Tuesday, September 22, 2015

A Collection Of Odd

In many ways, this is a great time to be alive. The world changes on a daily basis and, more often than not, it changes for the better. There are exceptions, to be sure, and you certainly can’t generalize on an individual level, but, on a macro level, we have better health, better life expectancy, better communication, better acceptance of each other. The list goes on and on, but that last one is really special to me, and it’s one that often gets overlooked. Yes, we still have problems, and yes, we still have an abundance of people mistreating people, but, on the whole, we are more accepting than ever, and in ways that might surprise the casual observer.

I, myself, am a collection of oddities, and I wouldn’t have it any other way. There are some of my oddities that I wouldn’t mind getting rid of, but being odd is who I am. I’m comfortable with that. In fact, I’m not just comfortable. I enjoy it. I love being odd, and have a great deal of fun with it, but I am still grateful that some of my oddities are becoming more commonly accepted by society at large. I live as me, whether that is accepted or not, but it’s certainly easier when it is accepted.

I’m an introvert, which comes as no surprise to anyone who knows me. I am not one hundred percent certain whether or not I would change this one if I could. I won’t deny that it can cause problems at times, but it has also played a large part in shaping who I am. Not long ago, it was common for society to assume that there was something wrong with an introverted person, and especially with an introverted man. We were expected to Be a Man, and to Get Out There and Do It, no matter what It was, and no matter how we felt about It. Worse, it wasn’t just a matter of how we felt, but also a matter of physical health. Introverts process stress and stressful situations differently than what is thought of as normal, and, as we now know, ignoring or improperly handling stress can have very real physical consequences.

Today, though, we live in an age where it is becoming truly accepted that different people process social situations in different ways. I can find informative articles almost daily on Top Ten Things Introverts Want You To Know, or Introvert Does Not Mean Antisocial, or assorted similar subjects, and they’re not just clickbait. Not all of them, anyway. There are truly useful articles with truly helpful information, and people are truly reading them. If I get invited to something that is beyond my comfort level, I can respond with, “No, thank you. I’m not really comfortable with that,” and that answer will be gracefully accepted most of the time. It may even spur an interesting dialogue that can lead to a more comfortable and rewarding situation for all involved. That has been my experience many times now. It’s liberating and even encouraging. I can do more than I may have done in the past because I am more confidant that I can stop if I need to without that causing a major issue.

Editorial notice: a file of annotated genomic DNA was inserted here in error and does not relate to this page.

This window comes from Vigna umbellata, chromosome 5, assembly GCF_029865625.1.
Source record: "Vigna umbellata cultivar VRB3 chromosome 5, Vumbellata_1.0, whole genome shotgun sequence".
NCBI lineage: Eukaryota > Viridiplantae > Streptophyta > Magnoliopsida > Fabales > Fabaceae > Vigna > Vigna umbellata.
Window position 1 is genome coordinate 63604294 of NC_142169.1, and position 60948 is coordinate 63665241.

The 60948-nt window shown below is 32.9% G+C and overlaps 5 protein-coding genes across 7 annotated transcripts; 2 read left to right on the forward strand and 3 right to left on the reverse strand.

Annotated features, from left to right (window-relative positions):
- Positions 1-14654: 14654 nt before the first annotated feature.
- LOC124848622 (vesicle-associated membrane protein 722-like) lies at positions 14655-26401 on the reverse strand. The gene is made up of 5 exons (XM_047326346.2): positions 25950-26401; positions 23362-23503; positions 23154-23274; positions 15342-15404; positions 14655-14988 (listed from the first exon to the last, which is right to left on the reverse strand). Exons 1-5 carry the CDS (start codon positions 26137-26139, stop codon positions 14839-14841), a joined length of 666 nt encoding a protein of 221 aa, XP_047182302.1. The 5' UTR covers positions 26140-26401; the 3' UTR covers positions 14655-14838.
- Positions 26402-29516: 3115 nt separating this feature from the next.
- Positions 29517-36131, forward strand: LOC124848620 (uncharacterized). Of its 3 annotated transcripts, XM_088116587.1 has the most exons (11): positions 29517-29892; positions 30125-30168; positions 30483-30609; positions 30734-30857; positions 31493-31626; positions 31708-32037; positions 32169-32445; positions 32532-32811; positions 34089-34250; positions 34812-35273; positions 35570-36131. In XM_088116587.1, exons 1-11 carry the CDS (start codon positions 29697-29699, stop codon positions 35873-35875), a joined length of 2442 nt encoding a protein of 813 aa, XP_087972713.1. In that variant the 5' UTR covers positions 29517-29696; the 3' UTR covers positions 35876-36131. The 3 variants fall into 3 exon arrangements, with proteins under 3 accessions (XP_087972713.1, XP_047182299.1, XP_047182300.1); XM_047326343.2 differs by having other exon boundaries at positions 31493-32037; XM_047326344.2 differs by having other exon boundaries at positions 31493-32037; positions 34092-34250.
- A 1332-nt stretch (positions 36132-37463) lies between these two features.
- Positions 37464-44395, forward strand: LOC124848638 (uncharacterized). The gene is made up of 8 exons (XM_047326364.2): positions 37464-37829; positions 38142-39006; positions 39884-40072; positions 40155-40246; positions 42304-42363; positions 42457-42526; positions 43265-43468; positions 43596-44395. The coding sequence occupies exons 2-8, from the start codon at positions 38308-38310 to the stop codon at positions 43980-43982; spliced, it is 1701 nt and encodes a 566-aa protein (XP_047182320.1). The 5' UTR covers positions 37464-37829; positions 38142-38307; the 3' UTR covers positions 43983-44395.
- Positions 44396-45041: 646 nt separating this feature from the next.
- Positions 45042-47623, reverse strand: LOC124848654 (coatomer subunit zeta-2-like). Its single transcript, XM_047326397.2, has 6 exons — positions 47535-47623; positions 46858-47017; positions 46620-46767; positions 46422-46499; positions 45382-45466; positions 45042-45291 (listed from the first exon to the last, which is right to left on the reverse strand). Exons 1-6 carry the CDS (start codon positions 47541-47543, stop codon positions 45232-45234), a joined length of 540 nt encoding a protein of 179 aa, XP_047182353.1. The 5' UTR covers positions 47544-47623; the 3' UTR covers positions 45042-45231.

I am a nerd, in the classic sense of the term: higher than average intelligence with a fondness for activities that use that intelligence, and usually a corresponding shortage of social skills or an awkwardness in social situations. That is me to a T. I don’t even need to point out how awkward I am. If you’ve met me, you know. If you haven’t, you’ve probably seen plenty of examples. I’m socially awkward. I try very hard to not be, but that usually just involves keeping my mouth shut so no one notices. I also lost count of how many times I was described as “too smart for his own good” before I was old enough to fully understand what the phrase meant. That isn’t bragging. I have nothing to brag about. I was born with my brain, and the only thing special I did was keep using it. There are also many people higher up that scale than I am. I am above average, but nowhere near the top. I do enjoy what I am, though. I enjoy it quite a bit, and doing so is much easier today than it was when I was a kid.